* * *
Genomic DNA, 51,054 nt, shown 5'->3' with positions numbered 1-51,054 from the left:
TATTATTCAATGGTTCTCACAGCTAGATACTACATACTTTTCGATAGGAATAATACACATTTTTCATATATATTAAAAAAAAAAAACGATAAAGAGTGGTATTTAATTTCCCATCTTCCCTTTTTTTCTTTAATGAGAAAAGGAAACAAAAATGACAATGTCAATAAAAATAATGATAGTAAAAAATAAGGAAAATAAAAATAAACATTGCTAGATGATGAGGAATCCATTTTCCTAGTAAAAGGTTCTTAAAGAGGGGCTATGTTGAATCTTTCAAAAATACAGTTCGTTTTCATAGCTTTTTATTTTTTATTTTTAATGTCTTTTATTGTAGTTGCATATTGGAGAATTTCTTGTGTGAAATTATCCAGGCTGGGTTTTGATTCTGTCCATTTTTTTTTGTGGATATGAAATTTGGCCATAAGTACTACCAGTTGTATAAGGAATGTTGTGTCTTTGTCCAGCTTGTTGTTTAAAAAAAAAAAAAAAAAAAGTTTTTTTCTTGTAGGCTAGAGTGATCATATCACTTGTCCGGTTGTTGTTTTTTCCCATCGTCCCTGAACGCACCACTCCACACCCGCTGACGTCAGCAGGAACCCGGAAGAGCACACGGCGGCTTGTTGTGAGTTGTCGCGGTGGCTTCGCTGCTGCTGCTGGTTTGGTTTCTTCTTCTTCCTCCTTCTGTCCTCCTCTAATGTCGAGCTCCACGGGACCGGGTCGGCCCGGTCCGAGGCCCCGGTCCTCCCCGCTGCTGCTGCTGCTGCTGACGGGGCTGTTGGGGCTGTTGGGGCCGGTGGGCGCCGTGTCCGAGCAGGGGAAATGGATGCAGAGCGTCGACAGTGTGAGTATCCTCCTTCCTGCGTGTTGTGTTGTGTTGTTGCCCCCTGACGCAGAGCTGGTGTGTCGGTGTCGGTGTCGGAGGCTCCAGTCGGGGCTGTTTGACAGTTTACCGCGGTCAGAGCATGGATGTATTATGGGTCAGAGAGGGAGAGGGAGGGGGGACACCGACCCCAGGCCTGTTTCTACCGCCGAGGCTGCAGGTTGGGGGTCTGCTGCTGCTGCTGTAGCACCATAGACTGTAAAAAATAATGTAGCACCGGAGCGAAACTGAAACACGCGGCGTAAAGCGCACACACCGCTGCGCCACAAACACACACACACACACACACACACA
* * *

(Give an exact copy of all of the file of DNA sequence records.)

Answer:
Genomic DNA, 51,054 nt, shown 5'->3' with positions numbered 1-51,054 from the left:
TATTATTCAATGGTTCTCACAGCTAGATACTACATACTTTTCGATAGGAATAATACACATTTTTCATATATATTAAAAAAAAAAAACGATAAAGAGTGGTATTTAATTTCCCATCTTCCCTTTTTTTCTTTAATGAGAAAAGGAAACAAAAATGACAATGTCAATAAAAATAATGATAGTAAAAAATAAGGAAAATAAAAATAAACATTGCTAGATGATGAGGAATCCATTTTCCTAGTAAAAGGTTCTTAAAGAGGGGCTATGTTGAATCTTTCAAAAATACAGTTCGTTTTCATAGCTTTTTATTTTTTATTTTTAATGTCTTTTATTGTAGTTGCATATTGGAGAATTTCTTGTGTGAAATTATCCAGGCTGGGTTTTGATTCTGTCCATTTTTTTTTGTGGATATGAAATTTGGCCATAAGTACTACCAGTTGTATAAGGAATGTTGTGTCTTTGTCCAGCTTGTTGTTTAAAAAAAAAAAAAAAAAAAGTTTTTTTCTTGTAGGCTAGAGTGATCATATCACTTGTCCGGTTGTTGTTTTTTCCCATCGTCCCTGAACGCACCACTCCACACCCGCTGACGTCAGCAGGAACCCGGAAGAGCACACGGCGGCTTGTTGTGAGTTGTCGCGGTGGCTTCGCTGCTGCTGCTGGTTTGGTTTCTTCTTCTTCCTCCTTCTGTCCTCCTCTAATGTCGAGCTCCACGGGACCGGGTCGGCCCGGTCCGAGGCCCCGGTCCTCCCCGCTGCTGCTGCTGCTGCTGACGGGGCTGTTGGGGCTGTTGGGGCCGGTGGGCGCCGTGTCCGAGCAGGGGAAATGGATGCAGAGCGTCGACAGTGTGAGTATCCTCCTTCCTGCGTGTTGTGTTGTGTTGTTGCCCCCTGACGCAGAGCTGGTGTGTCGGTGTCGGTGTCGGAGGCTCCAGTCGGGGCTGTTTGACAGTTTACCGCGGTCAGAGCATGGATGTATTATGGGTCAGAGAGGGAGAGGGAGGGGGGACACCGACCCCAGGCCTGTTTCTACCGCCGAGGCTGCAGGTTGGGGGTCTGCTGCTGCTGCTGTAGCACCATAGACTGTAAAAAATAATGTAGCACCGGAGCGAAACTGAAACACGCGGCGTAAAGCGCACACACCGCTGCGCCACAAACACACACACACACACACACACACA